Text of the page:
The musical voices of other mandolin models are strong, and a world without their departures from the Loar sound would be far poorer. There are also many Loar replicas that are not that far from the real thing, if not identical.
To hold an F5 that the master held, played and approved is undoubtedly a bluegrass blessing. But walk through any bluegrass festival campground at night, and you'll hear music that bears the tone and spirit inspired by Loar and his creations. His signature need not be present for the music to be.
Photo credit: Annie Tichenor. Click to enlarge.
List of all known dated Loars, courtesy of the Mandolin Archive.
Related Bill Graham Loar articles:
Visiting Lloyd's Old Haunt
Monroe's Gouged Mandolin Headplate To Be Sold
Shaking Hands with Lloyd
An Old Mandolin In a Rectangular Case
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September 17, 2009 08:54 AM
The closest I have come is a short visit with an friend's F5 that is in the first batch released after Loar left Gibson. I did play it enough to agree with you about the even tone. Someday I'll have a chance for a more extended visit.
September 17, 2009 08:57 AM
It's funny, I got to play Reischmann's Loar many years ago, and I didn't know what I was playing. I thought it was good, but I liked my mando better. I bet now I've played a bunch more instruments I'd have a better context to appreciate it. I saw Stephane Grappelli when I was 12 and I was bored by the second half of the concert. NOW I wish I'd kicked that 12 year old in the shins and told him to wake up!
September 17, 2009 09:23 AM
Very nice article by Bill Graham. Appreciate the insights. I got to hold Joe Val's Loar once but he asked me not to play it. I also got to hold one of Herschel Sizemore's Loars. Just holding them was a hoot though. Maybe someday I'll get the chance to hit a string with a pick on one of these icons.
September 17, 2009 09:52 AM
good article - thanks. that mandolin is probably the same age as my father. i think it's time for a "loar mandolin" movie along the lines of "the red violin." events over the past 80-something years, viewed in the context of an quality made american instrument, would make a good story - even for those not especially interested in the mandolin.
September 17, 2009 10:29 AM
I had a fellow (cafe member, who will remain nameless) hand me his Loar and I played a few notes only to realize that it was missing a string, "Oh it is?" he said. . . I mean I'd think if you owned a Loar you'd know stuff like that about your mandolin! Then again, when you got a bunch, hey, a few must get overlooked, eh?
In summary, a great sounding 7-string mandolin however. It had a Virzi and quite a projection. I liked it alot!
September 17, 2009 10:39 AM
When I bought my Gilchrist the fellow that I purchased it from also brought his Loar as he knew I would enjoy having the opportunity to play one. Opening the case and seeing one of the finest mandolins ever built was really a cool feeling. If I had an hour or so to play it I probably would have been more impressed with it warming up but being that I only had 15 min or so it didn't really impress my all that much but was a nice gesture on the owners part. I liked the Gil better and am very happy to have one!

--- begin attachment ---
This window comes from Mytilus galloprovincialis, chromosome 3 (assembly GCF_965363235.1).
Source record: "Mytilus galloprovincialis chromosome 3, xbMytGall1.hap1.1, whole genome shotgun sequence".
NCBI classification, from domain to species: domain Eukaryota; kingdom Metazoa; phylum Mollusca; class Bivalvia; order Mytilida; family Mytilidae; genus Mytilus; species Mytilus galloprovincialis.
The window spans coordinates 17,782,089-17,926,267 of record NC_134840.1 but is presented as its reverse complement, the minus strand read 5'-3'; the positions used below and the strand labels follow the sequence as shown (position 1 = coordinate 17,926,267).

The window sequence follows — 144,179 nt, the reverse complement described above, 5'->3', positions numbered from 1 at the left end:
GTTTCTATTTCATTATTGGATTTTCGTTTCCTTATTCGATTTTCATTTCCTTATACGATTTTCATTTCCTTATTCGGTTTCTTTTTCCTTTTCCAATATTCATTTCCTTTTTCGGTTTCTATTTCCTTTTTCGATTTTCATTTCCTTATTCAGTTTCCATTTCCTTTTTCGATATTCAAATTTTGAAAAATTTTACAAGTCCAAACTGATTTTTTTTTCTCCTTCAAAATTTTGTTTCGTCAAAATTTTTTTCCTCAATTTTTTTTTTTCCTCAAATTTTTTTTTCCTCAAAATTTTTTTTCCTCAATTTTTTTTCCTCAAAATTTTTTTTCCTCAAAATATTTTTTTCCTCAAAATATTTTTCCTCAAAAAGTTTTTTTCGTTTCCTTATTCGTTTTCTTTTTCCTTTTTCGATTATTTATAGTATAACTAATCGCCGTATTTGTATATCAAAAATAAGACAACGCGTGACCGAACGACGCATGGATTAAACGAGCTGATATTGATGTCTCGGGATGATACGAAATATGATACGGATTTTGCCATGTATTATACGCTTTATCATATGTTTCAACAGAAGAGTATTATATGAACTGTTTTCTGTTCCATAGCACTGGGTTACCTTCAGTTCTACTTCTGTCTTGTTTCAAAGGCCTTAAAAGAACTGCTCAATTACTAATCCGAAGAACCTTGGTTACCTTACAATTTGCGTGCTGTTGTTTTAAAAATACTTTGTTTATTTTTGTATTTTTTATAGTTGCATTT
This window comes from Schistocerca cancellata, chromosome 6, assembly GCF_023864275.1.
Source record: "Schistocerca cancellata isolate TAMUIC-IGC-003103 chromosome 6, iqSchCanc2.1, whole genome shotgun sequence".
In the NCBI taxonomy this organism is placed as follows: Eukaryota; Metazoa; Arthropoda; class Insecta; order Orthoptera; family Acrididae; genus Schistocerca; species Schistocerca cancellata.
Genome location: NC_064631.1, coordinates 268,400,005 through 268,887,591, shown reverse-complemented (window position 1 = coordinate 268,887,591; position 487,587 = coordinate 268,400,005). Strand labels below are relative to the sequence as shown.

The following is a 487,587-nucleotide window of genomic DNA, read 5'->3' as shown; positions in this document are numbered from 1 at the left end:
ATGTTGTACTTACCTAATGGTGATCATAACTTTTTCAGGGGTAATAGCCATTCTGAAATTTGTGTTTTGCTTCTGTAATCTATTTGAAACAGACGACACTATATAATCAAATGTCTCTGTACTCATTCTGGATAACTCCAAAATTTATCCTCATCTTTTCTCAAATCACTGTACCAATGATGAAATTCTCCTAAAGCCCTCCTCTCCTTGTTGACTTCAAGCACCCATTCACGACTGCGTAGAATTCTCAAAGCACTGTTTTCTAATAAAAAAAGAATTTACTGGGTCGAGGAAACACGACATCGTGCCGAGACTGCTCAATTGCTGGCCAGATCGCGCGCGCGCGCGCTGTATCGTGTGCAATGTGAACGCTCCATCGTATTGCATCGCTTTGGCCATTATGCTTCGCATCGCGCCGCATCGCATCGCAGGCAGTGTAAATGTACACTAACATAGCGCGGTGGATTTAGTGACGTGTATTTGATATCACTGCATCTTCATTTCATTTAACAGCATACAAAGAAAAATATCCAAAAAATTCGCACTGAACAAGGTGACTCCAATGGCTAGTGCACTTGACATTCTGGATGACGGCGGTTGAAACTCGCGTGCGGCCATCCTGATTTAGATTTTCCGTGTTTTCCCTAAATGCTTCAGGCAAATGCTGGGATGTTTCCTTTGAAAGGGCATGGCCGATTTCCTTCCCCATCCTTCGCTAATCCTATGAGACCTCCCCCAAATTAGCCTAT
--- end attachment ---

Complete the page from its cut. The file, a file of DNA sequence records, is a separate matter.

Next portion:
September 17, 2009 12:17 PM
I remember my first impression was not quite hearing it all at first. For me the real hit from it was finally letting myself lose myself in the music for a while.. play it enough to wake it up etc, then really being stunned at how good I thought I was sounding. Some placebo there for sure, and I agree with Bill that you can get 90% of that feeling with a modern maker, but it's still quite transporting to be able to play one long enough to get the feel of it and really let yourself cut loose on it
September 17, 2009 12:37 PM
I did get a chance to play a Loar mandola. It was refinished (before a "Loar" was so legendary) but sounded great. Very clean powerful tone. I have been in the same hotel roomw/ Tony Williamson playing his Loar. It sounded great. Was it Tony?, the Loar? I did not separate the two. Hearing Tony play Charley Parker tunes solo was a real treat.
September 17, 2009 04:22 PM
I finally got a chance to play a Loar this past July 4th. I too must say, I was a little overwhelmed by it on many levels. Tony Williamson was playing here in town and I went outside to see if I could have a word with him during the set break just to ask if what he was playing that night was indeed a Loar. And what do you know it was. The next thing I know he's going back inside to get it and he hands it to me, and not just to look at, but to pick a tune. I have no idea what the serial number was, or even the date. I remember he told me, and showed me the signature, but all I could think about was, WOW a Loar and in my hands. I was just blown away by the whole thing, I never thought I would ever see one that close or even have a chance to pick one up or much less play a tune on one. My first thoughts, don't drop it!, man this thing plays like butter, and the tone is to die for even in my hands. And in his hands it sounded like a million dollars, or about a quarter million
. I must say a big thank you to Tony for making my night and giving me a great memory!
September 17, 2009 04:44 PM
assuming a coincidence of time and space, skill and signature, i wonder if mandolin aficionados in the future will quake in presence of ... and wax as lyrically over ... a genuine mike dulak mid-missouri?
September 17, 2009 05:54 PM
I always look forward to articles by Bill Graham. This one illustrates some of the cost/collect-ability/quality issues that have been endemic to the violin world for centuries...the 'folk' music world is just now catching up with the impact on affordability that exorbitant prices commanded by the sellers of fine, vintage instruments have brought on. Interestingly though, the cost of a Loar, pre-war D-45 or Mastertone is chump change compared to the Strads, Amati's, and Gagliano's of the world.
The article also brings to mind a funny interaction with Tommy Jarrell, old time fiddler, who got to play a Strad usually stored behind glass at the Smithsonian. He looked at it...sawed off a few tunes, handed it back seemingly unimpressed and commented that he preferred his better. His own was, of course, an old beater with a flat bridge, caked-up, rosin and not worth the case lining of the Strad...but it suited him plenty. (I take that back...Tommy's fiddle is probably worth quite a bit now because it was...Tommy's) -Jim